Marie-Antoinette and the Petit Trianon at Versailles

Marie-Antoinette and the Petit Trianon at Versailles

Marie-Antoinette and the Petit Trianon at Versailles

San Francisco Fine Arts Museum Legion of Honor

November 17, 2007-February 17, 2008

http://www.famsf.org/legion/exhibitions/exhibition.asp?exhibitionkey=737

The San Francisco Fine Arts Museum Legion of Honor is blessed with the exclusive exhibition of the finest art and furniture from the Petit Trianon, Marie-Antoinette’s renowned château on the grounds of Versailles. These objets are on loan until February 17, 2008 from the Musée National of the Château de Versailles while the Petit Trianon undergoes renovations. This is the first time that contents of Marie-Antoinette’s jewel of a château have been shown together outside of France.

In 1774, when she was 19 years old, the fabled Queen Marie-Antoinette received the gift of the Petit Trianon from her husband, King Louis XVI of France. She was the first French Queen permitted to have her own private residence. The Petit Trianon was a retreat in which the Queen could relax, away from the formal royal court and its protocol, etiquette, intrigues and courtiers’ prying eyes.

Designed by Ange-Jacques Gabriel, a preeminent 18th century European architect, the Petit Trianon was inspired by the neo-classical villas of Palladio and was a distinct break from the earlier 18th century rococo style. As used here, “small” is a relative term, since the perfectly proportioned château includes a dining room, library, music room, two drawing rooms, a master suite and thirteen guest rooms. It is definitely small when compared to the Grand Trianon, which Louis XIV built after demolishing the village of Trianon.

Although the Petit Trianon had originally been commissioned by her father-in-law, Louis XV for his mistress Madame Pompadour, Marie-Antoinette redecorated the house and redesigned the grounds. She personally selected the beautiful and, for its time, restrained, interior furnishings to reflect her own taste. Certainly, the décor of the Petit Trianon is less ornate than the rococo golden Palace of Versailles.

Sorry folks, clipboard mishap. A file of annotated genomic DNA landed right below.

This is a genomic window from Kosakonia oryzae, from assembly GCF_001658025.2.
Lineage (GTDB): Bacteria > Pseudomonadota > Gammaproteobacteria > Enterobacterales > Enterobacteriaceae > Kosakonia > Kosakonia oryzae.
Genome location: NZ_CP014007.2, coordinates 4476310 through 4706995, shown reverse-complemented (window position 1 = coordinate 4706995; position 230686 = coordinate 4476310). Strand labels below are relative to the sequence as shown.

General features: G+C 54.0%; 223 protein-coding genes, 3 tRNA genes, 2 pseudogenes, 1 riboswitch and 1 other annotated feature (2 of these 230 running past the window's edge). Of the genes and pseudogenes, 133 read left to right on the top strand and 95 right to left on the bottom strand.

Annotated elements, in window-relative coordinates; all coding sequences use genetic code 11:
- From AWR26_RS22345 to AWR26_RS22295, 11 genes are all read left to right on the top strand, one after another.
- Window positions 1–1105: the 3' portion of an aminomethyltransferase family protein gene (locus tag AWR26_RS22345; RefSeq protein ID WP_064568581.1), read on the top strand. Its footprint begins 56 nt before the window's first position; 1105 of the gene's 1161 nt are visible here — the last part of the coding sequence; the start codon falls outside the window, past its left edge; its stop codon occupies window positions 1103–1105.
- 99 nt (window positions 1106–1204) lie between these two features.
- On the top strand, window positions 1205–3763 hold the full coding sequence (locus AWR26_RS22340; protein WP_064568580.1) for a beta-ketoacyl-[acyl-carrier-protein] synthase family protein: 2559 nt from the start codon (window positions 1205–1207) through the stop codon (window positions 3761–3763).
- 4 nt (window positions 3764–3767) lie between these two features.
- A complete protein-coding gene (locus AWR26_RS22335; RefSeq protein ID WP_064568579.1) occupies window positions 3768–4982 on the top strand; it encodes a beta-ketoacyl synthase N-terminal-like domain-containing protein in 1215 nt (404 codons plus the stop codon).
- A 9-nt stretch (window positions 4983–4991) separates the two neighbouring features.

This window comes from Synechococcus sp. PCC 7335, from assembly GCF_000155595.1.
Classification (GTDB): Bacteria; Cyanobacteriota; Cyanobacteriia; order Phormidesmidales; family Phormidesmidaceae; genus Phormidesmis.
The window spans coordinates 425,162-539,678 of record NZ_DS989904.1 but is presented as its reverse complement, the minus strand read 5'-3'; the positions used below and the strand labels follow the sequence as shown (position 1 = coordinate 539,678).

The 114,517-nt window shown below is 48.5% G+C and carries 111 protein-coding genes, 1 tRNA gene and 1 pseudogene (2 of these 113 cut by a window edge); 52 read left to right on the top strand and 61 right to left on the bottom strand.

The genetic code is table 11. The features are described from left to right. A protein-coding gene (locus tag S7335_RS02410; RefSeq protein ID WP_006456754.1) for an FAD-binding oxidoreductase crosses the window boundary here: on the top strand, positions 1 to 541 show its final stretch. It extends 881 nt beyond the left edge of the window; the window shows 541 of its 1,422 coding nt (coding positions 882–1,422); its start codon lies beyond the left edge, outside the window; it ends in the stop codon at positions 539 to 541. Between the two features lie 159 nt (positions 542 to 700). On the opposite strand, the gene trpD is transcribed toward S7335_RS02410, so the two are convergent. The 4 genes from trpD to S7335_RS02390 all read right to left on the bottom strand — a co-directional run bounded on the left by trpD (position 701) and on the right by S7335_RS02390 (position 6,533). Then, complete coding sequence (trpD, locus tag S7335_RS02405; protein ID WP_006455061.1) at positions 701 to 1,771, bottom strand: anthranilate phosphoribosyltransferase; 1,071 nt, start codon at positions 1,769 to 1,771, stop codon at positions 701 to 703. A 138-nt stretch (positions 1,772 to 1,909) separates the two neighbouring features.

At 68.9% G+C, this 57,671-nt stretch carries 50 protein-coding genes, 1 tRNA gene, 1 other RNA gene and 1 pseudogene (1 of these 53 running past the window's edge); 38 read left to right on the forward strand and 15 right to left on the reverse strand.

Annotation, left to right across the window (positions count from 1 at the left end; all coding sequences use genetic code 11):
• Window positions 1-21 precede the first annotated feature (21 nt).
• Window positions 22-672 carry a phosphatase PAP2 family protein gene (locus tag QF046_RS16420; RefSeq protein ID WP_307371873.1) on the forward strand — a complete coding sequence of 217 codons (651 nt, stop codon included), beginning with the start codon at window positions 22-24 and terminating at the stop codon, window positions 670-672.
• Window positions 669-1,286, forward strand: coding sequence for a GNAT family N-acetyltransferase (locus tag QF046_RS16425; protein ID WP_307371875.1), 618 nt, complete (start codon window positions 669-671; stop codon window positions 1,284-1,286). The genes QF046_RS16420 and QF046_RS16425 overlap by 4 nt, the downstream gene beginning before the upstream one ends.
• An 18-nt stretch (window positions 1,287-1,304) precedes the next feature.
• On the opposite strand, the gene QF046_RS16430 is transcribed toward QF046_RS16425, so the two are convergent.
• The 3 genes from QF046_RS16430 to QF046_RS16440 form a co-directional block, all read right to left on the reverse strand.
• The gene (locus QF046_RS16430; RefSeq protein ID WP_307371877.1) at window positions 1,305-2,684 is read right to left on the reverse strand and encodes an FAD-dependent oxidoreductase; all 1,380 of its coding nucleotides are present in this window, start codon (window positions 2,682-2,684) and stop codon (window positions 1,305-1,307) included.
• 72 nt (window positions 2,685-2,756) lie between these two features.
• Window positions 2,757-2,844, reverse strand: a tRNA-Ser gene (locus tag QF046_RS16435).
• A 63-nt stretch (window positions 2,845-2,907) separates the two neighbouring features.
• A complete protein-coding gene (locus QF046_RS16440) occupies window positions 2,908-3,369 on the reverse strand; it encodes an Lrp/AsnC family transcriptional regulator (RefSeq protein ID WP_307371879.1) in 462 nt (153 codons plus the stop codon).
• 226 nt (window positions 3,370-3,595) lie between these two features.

San Francisco Fine Arts Museum Legion of Honor’s exhibit contains 88 of the Petit Trianon’s finest furniture, paintings and sculpture, complemented by watercolors, prints, and drawings of the house and landscaping. What a treat it is to view these exquisite pieces and imagine Marie-Antoinette living among them.

The furniture, porcelain and fabrics are all based on intricate floral motifs. The Sevres porcelain plates and coffee service set are delicate and graceful. With its luscious red silk fabric and detailed carved and painted woodwork, the elaborate bedroom suite is a highlight of the show.

The landscape paintings by Guerard, Wallaert and Chatelet skillfully illustrate the then fashionable pastoral English-style gardens that Marie-Antoinette had designed and installed. The hameau, a model village of Normandy farmhouses and thatched cottages built around a man-made lake, is the ultimate garden structure.

What makes this show exceptional, above and beyond the lovely art and furnishings, is its exploration of the truth behind the legend of Marie-Antoinette…her Austrian Hapsburg royal heritage, her marriage at the age of 15, her life at the palace, her children, her excesses, real and imagined, and her ultimate imprisonment and death by guillotine.

Some of the unfavorable myths and half-truths about Marie-Antoinette have been debunked by her biographers, including the 19th-century French biographers Edmond and Jules Goncourt and more recently, Antonia Fraser in her 2001 biography, Marie Antoinette: the Journey. http://www.marieantoinettebook.com/index.aspx.Notably, it is thought that she never uttered “let them eat cake” –the first speaker of that "lethal phase" was Maria Theresa, wife of Louis XIV.

The 2006 film, Marie Antoinette directed by Sofia Coppola and starring Kirsten Dunst, is based on Fraser’s biography. http://www.sonypicutres.com/homevideo/marieantoinette/index.htmll. Though clearly not a great, or even a good, film, it nevertheless succeeds excellently in recreating life at the gilded halls of Versailles in all its outward splendor and inner turmoil. I recommend watching at least part of the film before attending this very special exhibit.

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San Francisco, CA
Emily S. Mendel is a writer and photographer, whose work has appeared in numerous publications. She regularly contributes to culturevulture.net, where, in addition to writing about travel, film and television, she is the creator of its electronic arts column. Ms. Mendel, recently retired from her law practice, is relishing the opportunity to pursue her love of travel, photography, film, theater, ballet, bicycling, and computer games…and to write about them.